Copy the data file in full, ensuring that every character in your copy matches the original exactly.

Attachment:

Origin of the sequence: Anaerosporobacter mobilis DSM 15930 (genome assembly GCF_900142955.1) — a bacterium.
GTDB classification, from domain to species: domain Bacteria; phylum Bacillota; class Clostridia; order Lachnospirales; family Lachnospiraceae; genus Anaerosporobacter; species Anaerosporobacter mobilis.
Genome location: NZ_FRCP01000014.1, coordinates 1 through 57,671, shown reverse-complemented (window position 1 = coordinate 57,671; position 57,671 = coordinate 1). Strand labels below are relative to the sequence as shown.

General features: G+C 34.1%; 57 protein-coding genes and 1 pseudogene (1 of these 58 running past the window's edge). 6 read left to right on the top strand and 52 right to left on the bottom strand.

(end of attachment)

Origin of the sequence: Anaerosporobacter mobilis DSM 15930 (genome assembly GCF_900142955.1) — a bacterium.
GTDB classification, from domain to species: domain Bacteria; phylum Bacillota; class Clostridia; order Lachnospirales; family Lachnospiraceae; genus Anaerosporobacter; species Anaerosporobacter mobilis.
Genome location: NZ_FRCP01000014.1, coordinates 1 through 57,671, shown reverse-complemented (window position 1 = coordinate 57,671; position 57,671 = coordinate 1). Strand labels below are relative to the sequence as shown.

General features: G+C 34.1%; 57 protein-coding genes and 1 pseudogene (1 of these 58 running past the window's edge). 6 read left to right on the top strand and 52 right to left on the bottom strand.